Hotel Rwanda director Terry George has found himself another devastating, and far less covered, genocide to focus on, but in order to warrant the extravagant scale, a romantic trio has been placed front and centre. The film starts in Armenia in 1914 and follows Michael (Oscar Isaac), a man working in an apothecary, who dreams of becoming a doctor. But to afford the fees, he gets betrothed to a local woman and uses the dowry to go to school in Constantinople.
Once he arrives, he quickly falls for Ana (Charlotte Le Bon) but – you guessed it – she’s already in a relationship. Her boyfriend is the fiery Chris (Christian Bale), an American journalist reporting on the growing tensions between Turkey and Armenia. As Michael and Ana get closer, war breaks out and the three find themselves in the middle of a terrifying situation.
There’s something rather dusty about The Promise as George pushes his characters through a string of soapy machinations that feel incredibly familiar. But there’s also something rather comfortingly reliable about it as well and, while a tad workmanlike, his solid direction ensures that the drama is mostly involving. It also helps that the Armenian genocide is a relatively unexplored period of history and makes for a horrifying backdrop.
Subtlety isn’t the film’s strong point – with certain lines of dialogue (“I’m going to slaughter everyone on this mountain!”) proving to be hilariously on the nose and Bale forced into some rather hammy scenes of rage. Isaac fares a little better and it’s refreshing at least for his character not to be a natural born fighter (there’s one rather nicely observed scene where he struggles to load a gun) but his chemistry with Le Bon is nonexistent. This proves to be problematic given the film’s focus on romance, and one does wish that there were more context provided to the conflict itself and a wider view of the atrocities taking place.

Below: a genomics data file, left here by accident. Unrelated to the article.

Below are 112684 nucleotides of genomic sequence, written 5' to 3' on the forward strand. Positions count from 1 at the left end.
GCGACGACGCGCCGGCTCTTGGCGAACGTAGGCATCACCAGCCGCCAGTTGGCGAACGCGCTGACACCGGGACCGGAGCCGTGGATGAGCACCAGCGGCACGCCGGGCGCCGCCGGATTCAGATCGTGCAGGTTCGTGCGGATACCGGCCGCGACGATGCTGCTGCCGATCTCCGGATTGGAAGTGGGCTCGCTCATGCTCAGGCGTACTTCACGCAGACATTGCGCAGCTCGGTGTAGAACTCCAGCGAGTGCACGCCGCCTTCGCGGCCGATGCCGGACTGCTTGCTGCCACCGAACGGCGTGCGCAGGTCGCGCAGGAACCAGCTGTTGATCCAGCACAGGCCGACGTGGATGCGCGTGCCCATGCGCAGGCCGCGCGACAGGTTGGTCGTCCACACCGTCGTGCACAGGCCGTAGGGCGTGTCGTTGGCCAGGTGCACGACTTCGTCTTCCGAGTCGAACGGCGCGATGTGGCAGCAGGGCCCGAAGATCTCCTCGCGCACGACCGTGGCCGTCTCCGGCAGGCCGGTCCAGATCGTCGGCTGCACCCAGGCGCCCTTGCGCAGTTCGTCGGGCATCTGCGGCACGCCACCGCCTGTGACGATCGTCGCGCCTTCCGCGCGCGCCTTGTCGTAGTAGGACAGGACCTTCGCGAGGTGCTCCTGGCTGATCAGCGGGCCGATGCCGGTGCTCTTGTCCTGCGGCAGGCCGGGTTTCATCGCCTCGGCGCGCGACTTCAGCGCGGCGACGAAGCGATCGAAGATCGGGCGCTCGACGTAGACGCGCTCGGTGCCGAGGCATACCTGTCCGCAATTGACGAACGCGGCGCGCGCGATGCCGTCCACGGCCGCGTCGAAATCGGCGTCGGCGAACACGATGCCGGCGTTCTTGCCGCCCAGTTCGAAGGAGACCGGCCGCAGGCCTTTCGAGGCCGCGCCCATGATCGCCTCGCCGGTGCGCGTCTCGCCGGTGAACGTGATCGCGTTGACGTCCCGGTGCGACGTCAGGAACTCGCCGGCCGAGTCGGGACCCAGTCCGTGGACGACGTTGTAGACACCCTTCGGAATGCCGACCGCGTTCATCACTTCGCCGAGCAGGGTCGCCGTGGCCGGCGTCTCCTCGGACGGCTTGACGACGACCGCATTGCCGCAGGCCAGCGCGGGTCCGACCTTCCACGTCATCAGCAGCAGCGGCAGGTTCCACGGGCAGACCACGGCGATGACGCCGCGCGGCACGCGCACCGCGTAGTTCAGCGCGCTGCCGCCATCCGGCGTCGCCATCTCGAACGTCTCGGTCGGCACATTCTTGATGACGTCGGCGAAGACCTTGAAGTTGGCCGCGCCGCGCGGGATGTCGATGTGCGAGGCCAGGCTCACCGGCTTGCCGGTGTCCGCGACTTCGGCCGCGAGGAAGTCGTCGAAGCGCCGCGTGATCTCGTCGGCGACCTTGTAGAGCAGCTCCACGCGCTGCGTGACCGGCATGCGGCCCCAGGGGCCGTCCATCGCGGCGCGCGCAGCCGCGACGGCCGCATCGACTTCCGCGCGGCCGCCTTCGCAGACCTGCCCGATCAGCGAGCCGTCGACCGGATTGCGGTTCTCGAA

But rather like Russell Crowe’s similarly creaky directorial debut The Water Diviner last year, there’s something to enjoy about its traditional brand of storytelling, devoid of any irony. There are definitely more interesting and satisfying films to be made about the Armenian genocide and this is never going to become a Titanic-sized success – but it’s a solid, if overly soapy, drama.
Directed by: Terry George
Starring: Oscar Isaac, Christian Bale, Shohreh Aghdashloo, Angela Sarafyan, Charlotte Le Bon, Tom Hollander, Tamer Hassan, Jean Reno, James Cromwell
Screenplay by: Terry George, Robin Swicord
Production Design by: Benjamín Fernández
Cinematography by: Javier Aguirresarobe
Film Editing by: Steven Rosenblum
Costume Design by: Pierre-Yves Gayraud
Set Decoration by: Paula Maestro, Pilar Revuelta, José Luis Saldaña
Art Direction by: Dídac Bono, Alejandro Fernández, Gabriel Liste, Óscar Sempere
Music by: Gabriel Yared
MPAA Rating: PG-13 for thematic material including war atrocities, violence and disturbing images, and for some sexuality.
Distributed by: Open Road Films
Release Date: April 21, 2017